The lemon flavor is much more interesting and subtle from my salt preserved lemons compared to simply adding some lemon juice to a dish.  I've added them whole including the pulp to soups and stews, simmered some veggies with them, added them to stir fry, etc.  If they seem salty then adjust the salt you add to the dish.  Just experiment in your dishes that call for lemon flavor.  One of the best uses I've found is to take a large pork shoulder or picnic roast and cut slits into the middle of the roast.  Shove the preserved lemon wedges into the roast, season the outside with your prefered flavor (I used Moroccan and a friend used Cuban), wrap it in tinfoil, then put it in the oven on 200f for about 6 hours.  You will have to check for doneness as the cooking time will vary due to size of the roast.  It was falling apart moist and tender and the subtle lemon flavor permeated the whole roast.

Offline Frugal Upstate

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Re: salt preserved/moroccan lemons
« Reply #24 on: May 15, 2012, 09:17:35 AM »
Lemons were finally available at a relatively decent price, so I made my first batch of preserved lemons today. . . now I just have to wait a few weeks to see how they turned out.


Preserving lemons in salt by frugalupstate, on Flickr

Thanks for the inspiration.

Offline Morning Sunshine

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Re: salt preserved/moroccan lemons
« Reply #25 on: May 15, 2012, 11:05:57 AM »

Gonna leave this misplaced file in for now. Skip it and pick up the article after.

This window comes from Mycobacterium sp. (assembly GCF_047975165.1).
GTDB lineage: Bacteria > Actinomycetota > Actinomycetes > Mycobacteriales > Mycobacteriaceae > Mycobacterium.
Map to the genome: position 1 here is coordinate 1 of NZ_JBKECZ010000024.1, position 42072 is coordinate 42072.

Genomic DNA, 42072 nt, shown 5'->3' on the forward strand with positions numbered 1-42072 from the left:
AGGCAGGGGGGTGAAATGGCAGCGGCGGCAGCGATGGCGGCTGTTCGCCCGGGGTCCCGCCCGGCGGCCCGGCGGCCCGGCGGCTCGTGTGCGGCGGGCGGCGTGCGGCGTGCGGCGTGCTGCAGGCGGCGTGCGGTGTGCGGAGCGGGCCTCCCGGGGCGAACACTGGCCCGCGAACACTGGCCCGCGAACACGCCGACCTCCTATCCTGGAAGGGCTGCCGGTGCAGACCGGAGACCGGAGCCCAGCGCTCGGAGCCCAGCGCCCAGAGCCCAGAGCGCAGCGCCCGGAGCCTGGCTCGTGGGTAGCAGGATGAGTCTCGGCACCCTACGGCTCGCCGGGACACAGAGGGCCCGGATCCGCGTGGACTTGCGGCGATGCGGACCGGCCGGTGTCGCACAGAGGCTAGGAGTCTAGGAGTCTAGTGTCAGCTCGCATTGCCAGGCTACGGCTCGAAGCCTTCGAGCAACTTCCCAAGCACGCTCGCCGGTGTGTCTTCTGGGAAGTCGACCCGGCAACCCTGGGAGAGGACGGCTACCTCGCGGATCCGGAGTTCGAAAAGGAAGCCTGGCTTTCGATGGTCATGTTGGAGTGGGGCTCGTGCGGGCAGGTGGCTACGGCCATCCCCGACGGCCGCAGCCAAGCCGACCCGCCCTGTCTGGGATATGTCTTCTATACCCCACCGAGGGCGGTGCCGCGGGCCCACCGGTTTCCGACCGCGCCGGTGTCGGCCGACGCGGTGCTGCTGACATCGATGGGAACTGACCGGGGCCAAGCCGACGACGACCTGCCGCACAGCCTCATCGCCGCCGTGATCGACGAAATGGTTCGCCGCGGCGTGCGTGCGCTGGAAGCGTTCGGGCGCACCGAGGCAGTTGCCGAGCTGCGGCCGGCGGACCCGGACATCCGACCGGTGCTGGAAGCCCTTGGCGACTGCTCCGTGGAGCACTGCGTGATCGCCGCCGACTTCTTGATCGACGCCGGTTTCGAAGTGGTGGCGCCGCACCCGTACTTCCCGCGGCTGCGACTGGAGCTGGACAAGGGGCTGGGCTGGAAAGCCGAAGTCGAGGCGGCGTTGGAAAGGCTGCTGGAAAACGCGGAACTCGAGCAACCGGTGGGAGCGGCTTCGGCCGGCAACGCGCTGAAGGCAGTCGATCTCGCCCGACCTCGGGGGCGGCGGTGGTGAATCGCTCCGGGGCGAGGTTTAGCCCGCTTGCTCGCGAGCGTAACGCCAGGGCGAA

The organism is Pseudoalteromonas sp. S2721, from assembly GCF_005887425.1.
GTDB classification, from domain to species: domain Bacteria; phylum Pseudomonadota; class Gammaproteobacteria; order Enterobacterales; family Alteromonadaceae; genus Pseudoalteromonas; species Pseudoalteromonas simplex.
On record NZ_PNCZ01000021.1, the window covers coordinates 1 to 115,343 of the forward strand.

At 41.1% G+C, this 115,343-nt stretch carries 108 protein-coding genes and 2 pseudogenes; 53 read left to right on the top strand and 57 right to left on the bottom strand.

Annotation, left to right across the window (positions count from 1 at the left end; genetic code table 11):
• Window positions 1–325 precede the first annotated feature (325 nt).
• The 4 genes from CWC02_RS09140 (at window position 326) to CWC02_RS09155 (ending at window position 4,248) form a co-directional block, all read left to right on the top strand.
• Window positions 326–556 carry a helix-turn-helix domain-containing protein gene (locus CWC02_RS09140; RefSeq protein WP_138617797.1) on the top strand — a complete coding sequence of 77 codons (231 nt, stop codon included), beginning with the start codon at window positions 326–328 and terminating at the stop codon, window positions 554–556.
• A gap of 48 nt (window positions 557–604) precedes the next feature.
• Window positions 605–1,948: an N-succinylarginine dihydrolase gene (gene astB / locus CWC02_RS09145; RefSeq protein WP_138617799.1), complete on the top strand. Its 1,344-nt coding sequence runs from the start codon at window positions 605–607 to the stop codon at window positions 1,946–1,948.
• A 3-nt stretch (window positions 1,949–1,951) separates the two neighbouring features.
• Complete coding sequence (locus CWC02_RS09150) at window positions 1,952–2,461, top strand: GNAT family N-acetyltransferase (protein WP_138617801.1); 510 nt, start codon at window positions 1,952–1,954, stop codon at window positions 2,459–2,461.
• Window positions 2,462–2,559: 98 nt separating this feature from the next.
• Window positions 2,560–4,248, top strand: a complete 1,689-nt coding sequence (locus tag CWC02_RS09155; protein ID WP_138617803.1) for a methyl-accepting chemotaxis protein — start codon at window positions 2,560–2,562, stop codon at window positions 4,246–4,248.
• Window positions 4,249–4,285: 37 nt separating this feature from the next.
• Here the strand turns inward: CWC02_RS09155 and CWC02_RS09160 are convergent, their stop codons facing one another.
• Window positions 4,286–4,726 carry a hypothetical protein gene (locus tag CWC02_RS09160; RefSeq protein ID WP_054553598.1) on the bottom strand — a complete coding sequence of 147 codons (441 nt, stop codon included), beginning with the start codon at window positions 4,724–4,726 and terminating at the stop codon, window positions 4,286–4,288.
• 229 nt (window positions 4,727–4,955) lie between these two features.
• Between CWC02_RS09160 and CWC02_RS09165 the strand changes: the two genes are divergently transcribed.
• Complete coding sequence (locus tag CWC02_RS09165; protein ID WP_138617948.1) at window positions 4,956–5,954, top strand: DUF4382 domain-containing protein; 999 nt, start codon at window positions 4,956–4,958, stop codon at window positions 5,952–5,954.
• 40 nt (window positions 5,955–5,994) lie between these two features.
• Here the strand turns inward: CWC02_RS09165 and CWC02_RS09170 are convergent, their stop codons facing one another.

yummy.  let me know how they turn out.

(now I need to go grab a bite of mine :P)

Offline Morning Sunshine

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Re: salt preserved/moroccan lemons
« Reply #26 on: February 19, 2014, 09:23:13 AM »
bump.

We went Citrus picking last Saturday here http://u-pickcitrusaz.com/truman-ranch/

we have yummy grapefruits and oranges for eating, and lemons for preserving.  And some weird 1909 hybrid called a limequat http://en.wikipedia.org/wiki/Limequat

The limes were out of season, so I could not get any for my moroccan limes :(  but these little gems are very lime flavored, and acidic enough that I think they will pickle/lacto-ferment nicely for lime dishes.

Frugal, how did you like the lemons you did 2 years ago?  Anyone else have any experience to add about their moroccan lemon ferments?

Offline Frugal Upstate

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Re: salt preserved/moroccan lemons
« Reply #27 on: February 19, 2014, 09:49:16 AM »
I'm embarrassed to say that other than eating one or two as is just to try them I didn't wind up using them--I was intimidated because I wasn't sure how to use them in a recipe.  Pretty silly (and I HATE wasting food). Still on my list if things to really figure out.

Offline AvenueQ

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Re: salt preserved/moroccan lemons
« Reply #28 on: February 19, 2014, 10:46:17 AM »
I am going to try this soon since I use lemon juice and zest frequently.

Has anyone used these preserves as a cleaning agent?

Offline TexasGirl

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Re: salt preserved/moroccan lemons
« Reply #29 on: February 19, 2014, 11:48:37 AM »
The other way lemon (and orange) rinds are preserved for use in Mediterranean dishes, is by sugar glaze dehydrating.  I don't have a recipe, but buy them at the Mediterranean market in Houston.

It's hard not to snack on the rinds though, they're too much like candy.  But I used to eat marmalade strait out of the jar...   Sweet & sour, mmmm.

~TG